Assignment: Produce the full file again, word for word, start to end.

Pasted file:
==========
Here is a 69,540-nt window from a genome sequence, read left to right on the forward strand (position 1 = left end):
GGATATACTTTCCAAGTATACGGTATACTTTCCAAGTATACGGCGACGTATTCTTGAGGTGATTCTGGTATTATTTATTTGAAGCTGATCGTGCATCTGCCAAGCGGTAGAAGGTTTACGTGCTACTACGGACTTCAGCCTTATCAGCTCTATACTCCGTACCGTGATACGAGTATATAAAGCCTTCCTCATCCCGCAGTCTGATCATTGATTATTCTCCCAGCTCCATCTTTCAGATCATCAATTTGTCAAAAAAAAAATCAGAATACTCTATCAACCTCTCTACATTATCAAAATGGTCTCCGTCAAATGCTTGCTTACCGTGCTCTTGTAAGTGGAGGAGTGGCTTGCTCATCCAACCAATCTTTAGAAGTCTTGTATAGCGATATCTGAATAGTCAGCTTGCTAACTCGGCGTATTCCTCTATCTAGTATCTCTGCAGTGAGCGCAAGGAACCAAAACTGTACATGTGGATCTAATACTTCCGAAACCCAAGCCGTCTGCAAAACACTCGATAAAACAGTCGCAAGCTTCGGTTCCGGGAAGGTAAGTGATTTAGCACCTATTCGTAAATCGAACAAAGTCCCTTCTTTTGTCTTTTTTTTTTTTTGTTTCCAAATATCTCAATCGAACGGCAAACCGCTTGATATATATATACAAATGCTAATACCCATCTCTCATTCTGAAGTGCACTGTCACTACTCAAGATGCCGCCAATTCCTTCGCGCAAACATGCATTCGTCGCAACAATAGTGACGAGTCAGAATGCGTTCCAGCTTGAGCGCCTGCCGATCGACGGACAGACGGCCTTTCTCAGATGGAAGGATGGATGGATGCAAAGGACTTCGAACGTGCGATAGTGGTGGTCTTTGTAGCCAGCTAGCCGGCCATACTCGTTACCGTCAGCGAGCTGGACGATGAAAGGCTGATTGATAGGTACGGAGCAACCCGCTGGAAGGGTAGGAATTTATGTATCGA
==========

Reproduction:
Here is a 69,540-nt window from a genome sequence, read left to right on the forward strand (position 1 = left end):
GGATATACTTTCCAAGTATACGGTATACTTTCCAAGTATACGGCGACGTATTCTTGAGGTGATTCTGGTATTATTTATTTGAAGCTGATCGTGCATCTGCCAAGCGGTAGAAGGTTTACGTGCTACTACGGACTTCAGCCTTATCAGCTCTATACTCCGTACCGTGATACGAGTATATAAAGCCTTCCTCATCCCGCAGTCTGATCATTGATTATTCTCCCAGCTCCATCTTTCAGATCATCAATTTGTCAAAAAAAAAATCAGAATACTCTATCAACCTCTCTACATTATCAAAATGGTCTCCGTCAAATGCTTGCTTACCGTGCTCTTGTAAGTGGAGGAGTGGCTTGCTCATCCAACCAATCTTTAGAAGTCTTGTATAGCGATATCTGAATAGTCAGCTTGCTAACTCGGCGTATTCCTCTATCTAGTATCTCTGCAGTGAGCGCAAGGAACCAAAACTGTACATGTGGATCTAATACTTCCGAAACCCAAGCCGTCTGCAAAACACTCGATAAAACAGTCGCAAGCTTCGGTTCCGGGAAGGTAAGTGATTTAGCACCTATTCGTAAATCGAACAAAGTCCCTTCTTTTGTCTTTTTTTTTTTTTGTTTCCAAATATCTCAATCGAACGGCAAACCGCTTGATATATATATACAAATGCTAATACCCATCTCTCATTCTGAAGTGCACTGTCACTACTCAAGATGCCGCCAATTCCTTCGCGCAAACATGCATTCGTCGCAACAATAGTGACGAGTCAGAATGCGTTCCAGCTTGAGCGCCTGCCGATCGACGGACAGACGGCCTTTCTCAGATGGAAGGATGGATGGATGCAAAGGACTTCGAACGTGCGATAGTGGTGGTCTTTGTAGCCAGCTAGCCGGCCATACTCGTTACCGTCAGCGAGCTGGACGATGAAAGGCTGATTGATAGGTACGGAGCAACCCGCTGGAAGGGTAGGAATTTATGTATCGA